[BioC] Re: testing GO categories with Fisher's exact test.

Ramon Diaz-Uriarte rdiaz at cnio.es
Tue Feb 24 16:42:02 MET 2004

Dear Nicholas,

On Tuesday 24 February 2004 09:33, Nicholas Lewin-Koh wrote:
> Hi all,
> I have a few questions about testing for over representation of terms in
> a cluster.
> let's consider a simple case, a set of chips from an experiment say
> treated and untreted with 10,000
> genes on the chip and 1000 differentially expressed. Of the 10000, 7000
> can be annotated and 6000 have
> a GO function assinged to them at a suitible level. Say for this example
> there are 30 Go clasess that appear.
> I then conduct Fisher's exact test 30 times on each GO category to detect
> differential representation of terms in the expressed
> set and correct for multiple testing.

I think I understand your setup. Just to double check, let me rephrase as:
- for every one of the 30 GO terms, you set up a 2x2 contingency table (genes 
with/without the GO term by genes in class A vs. genes in class B), and carry 
out a Fisher's exact test, so you do 30 tests.

However, I am not sure what you mean by "7000 can be annotated and 6000 have
a GO function assinged to them at a suitible level". Does this mean that, if a 
gene has no GO annotation you will not introduce it into the above 2x2 
tables? It could be in the table (so the sum of entries in each of the 2x2 is 
10000); it just goes to the "absent" cells.

> My question is on the validity of this procedure. Just from experience
> many genes will
> have multiple functions assigned to them so the genes falling into GO
> classes are not independent.

Yes, sure, though I'd rather reword it as saying that the presence/absence of 
a GO term X (e.g., metabolism) is not independent of the presence/absence of 
GO term Y (e.g., transport). 

However, I don't see this as an inherent problem. Suppose you measure arm 
length, body mass, and height, of a bunch of men and women, and carry out 
three t-tests. Of course, the three variables are correlated. 
Now, you might have used Hotelling's T-test for testing the null hypothesis 
that the multivariate mean (in the space defined by the three traits) of the 
sexes do not differ. But that is a different biological question from asking 
"do they differ in any one of the three traits", which is what you would be 
asking if you run 3 t-tests. [Some of these issues are discussed very nicely 
by W. Krzanowski in "Principles of multivariate analysis", pp. 235 -251 on 
the 1988 edition, and in the categorical variable case by Fienberg, "The 
analysis of cross-classified categorical data, 2nd ed", in pp. 20-21]. 

>From the above point of view, I think that many of the examples in Westfall &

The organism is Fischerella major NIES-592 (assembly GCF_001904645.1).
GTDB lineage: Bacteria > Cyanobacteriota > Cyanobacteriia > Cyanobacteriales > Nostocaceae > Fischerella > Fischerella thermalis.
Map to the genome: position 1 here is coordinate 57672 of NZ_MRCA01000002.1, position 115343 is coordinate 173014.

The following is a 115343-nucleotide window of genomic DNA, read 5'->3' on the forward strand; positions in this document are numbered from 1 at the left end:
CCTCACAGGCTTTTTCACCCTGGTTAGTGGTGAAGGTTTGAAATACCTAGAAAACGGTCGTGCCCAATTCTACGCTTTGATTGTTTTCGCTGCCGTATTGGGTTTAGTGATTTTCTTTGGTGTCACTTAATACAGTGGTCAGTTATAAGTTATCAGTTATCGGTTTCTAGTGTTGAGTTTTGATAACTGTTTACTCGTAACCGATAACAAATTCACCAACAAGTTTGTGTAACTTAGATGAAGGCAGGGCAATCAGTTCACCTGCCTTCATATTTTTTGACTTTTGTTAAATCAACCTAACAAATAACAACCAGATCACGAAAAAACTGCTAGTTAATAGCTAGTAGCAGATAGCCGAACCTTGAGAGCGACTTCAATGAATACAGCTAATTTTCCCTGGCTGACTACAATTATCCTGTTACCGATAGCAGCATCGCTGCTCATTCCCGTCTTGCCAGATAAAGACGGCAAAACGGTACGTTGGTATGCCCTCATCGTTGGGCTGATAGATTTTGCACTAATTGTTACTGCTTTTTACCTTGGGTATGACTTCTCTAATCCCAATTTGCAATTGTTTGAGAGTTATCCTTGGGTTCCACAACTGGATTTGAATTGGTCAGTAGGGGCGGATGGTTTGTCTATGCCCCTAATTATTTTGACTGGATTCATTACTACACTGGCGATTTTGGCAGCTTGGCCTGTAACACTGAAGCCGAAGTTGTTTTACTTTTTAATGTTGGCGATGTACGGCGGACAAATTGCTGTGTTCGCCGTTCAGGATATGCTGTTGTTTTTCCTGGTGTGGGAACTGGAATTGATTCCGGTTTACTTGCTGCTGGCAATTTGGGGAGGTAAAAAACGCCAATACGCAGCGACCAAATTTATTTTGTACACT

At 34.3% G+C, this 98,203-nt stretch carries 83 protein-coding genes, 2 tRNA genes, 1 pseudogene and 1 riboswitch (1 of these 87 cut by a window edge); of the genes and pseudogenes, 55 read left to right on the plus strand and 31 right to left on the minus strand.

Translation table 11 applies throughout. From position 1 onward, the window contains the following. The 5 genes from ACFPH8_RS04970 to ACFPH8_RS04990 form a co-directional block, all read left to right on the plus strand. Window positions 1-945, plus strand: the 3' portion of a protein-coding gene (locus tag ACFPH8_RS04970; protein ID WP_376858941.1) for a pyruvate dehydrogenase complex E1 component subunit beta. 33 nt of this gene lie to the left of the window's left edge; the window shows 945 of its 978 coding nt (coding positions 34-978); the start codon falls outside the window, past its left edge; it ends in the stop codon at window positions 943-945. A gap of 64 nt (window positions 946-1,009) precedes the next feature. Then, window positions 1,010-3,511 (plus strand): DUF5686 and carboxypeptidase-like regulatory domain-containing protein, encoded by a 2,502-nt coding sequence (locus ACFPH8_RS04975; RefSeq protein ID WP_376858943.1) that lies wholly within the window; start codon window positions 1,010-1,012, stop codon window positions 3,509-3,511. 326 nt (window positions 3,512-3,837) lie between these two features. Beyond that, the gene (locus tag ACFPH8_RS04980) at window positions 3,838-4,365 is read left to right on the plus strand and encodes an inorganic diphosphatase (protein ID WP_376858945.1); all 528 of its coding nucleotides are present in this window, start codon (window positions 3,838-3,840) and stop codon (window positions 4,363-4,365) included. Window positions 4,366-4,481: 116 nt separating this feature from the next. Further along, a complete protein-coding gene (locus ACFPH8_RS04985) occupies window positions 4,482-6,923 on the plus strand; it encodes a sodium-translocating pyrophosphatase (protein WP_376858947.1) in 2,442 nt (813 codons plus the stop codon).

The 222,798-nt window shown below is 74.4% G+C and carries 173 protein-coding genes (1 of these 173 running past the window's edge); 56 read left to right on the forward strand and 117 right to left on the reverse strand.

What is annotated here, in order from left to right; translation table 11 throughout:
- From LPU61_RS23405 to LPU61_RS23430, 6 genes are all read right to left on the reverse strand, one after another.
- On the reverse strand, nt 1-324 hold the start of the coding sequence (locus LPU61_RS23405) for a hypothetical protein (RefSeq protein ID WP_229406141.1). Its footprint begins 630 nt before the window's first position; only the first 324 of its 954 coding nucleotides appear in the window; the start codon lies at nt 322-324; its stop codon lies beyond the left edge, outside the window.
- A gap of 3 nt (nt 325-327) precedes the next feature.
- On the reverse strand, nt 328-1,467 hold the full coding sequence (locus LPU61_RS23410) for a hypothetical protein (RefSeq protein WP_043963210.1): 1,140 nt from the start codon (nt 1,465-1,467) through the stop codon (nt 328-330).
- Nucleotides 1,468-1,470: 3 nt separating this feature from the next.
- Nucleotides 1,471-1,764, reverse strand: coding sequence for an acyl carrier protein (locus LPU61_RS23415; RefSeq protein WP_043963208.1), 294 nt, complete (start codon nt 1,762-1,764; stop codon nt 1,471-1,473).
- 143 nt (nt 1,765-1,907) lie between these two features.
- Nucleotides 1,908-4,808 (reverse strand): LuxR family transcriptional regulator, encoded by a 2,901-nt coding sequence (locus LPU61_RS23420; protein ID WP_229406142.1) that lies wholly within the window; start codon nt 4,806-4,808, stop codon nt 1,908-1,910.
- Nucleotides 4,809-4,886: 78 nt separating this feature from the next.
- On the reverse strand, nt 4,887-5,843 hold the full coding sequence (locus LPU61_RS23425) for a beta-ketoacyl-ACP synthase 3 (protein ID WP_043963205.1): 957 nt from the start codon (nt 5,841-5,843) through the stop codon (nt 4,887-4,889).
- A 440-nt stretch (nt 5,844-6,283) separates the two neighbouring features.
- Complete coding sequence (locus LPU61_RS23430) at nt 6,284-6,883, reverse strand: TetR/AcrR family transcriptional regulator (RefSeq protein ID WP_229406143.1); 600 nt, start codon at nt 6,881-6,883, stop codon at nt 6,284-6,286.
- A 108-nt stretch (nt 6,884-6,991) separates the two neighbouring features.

Young ("Resampling-based multiple testing") could also be reframed in a 
multivariate way. But they are not. The reason, I think, is that in most of 
these cases (i.e., FatiGO, Westfall & Young, etc) the biologists are 
interested in fishing in a sea of univariate hypotheses. I think that most of 
the questions that biologists are asking in these cases are often univariate.

A multivariate alternative would be to use a log-linear model of a 31-way 
contingency table: we have  10000 genes that we cross-classify according to 
group membership (differentially expressed or not), and each of the K = 30 GO 
terms (with two values for each term: present or basent). So we have a 
multidimensional table of 2 x 2^30. This won't work.

> Also, there is the large set of un-annotated genes so we are in effect
> ignoring the influence of
> all the unannotated genes on the outcome.

This relates to the more general problem of the quality of GO annotations, 
with two related problems:

a) absence of annotation does not necessarily mean absence of that GO 
function, but maybe just that that particular aspect has never been studied 
for that gene;

b) presence of an annotation does not mean that the gene really has that 
function, since there are msitakes in the annotation; in fact, GO has a bunch 
of levels for "quality of annotations" (see

It is my understanding that most tools, right now, just ignore these issues. I 
am not sure how serious the consequences are, but so far at least our 
experience seems to be that results make sense (e.g., see our examples in 




Of course, this is no excuse. A possible way would be to explicitly model what 
presence and absence of annotation mean, probably making use of the 
information contained in the "quality of annotations", within a bayesian 
framework.  M. Battacharjee and I have been working on it (but, because of my 
delays, this is becoming a never-ending project).

> opinions on these approaches? It is
> appearing all over the place in bioinformatics tools like FATIGO, EASE,
> DAVID etc. I find that

Yes, several people have had similar ideas. And I think there are a few other 
similar tools around.

> the formal testing approach makes me very uncomfortable, especially as
> the biologists I work with tend to over interpret the results.

I don't see your last point: how the formal testing leads to 



Ramón Díaz-Uriarte
Bioinformatics Unit
Centro Nacional de Investigaciones Oncológicas (CNIO)
(Spanish National Cancer Center)
Melchor Fernández Almagro, 3
28029 Madrid (Spain)
Fax: +-34-91-224-6972
Phone: +-34-91-224-6900

PGP KeyID: 0xE89B3462

More information about the Bioconductor mailing list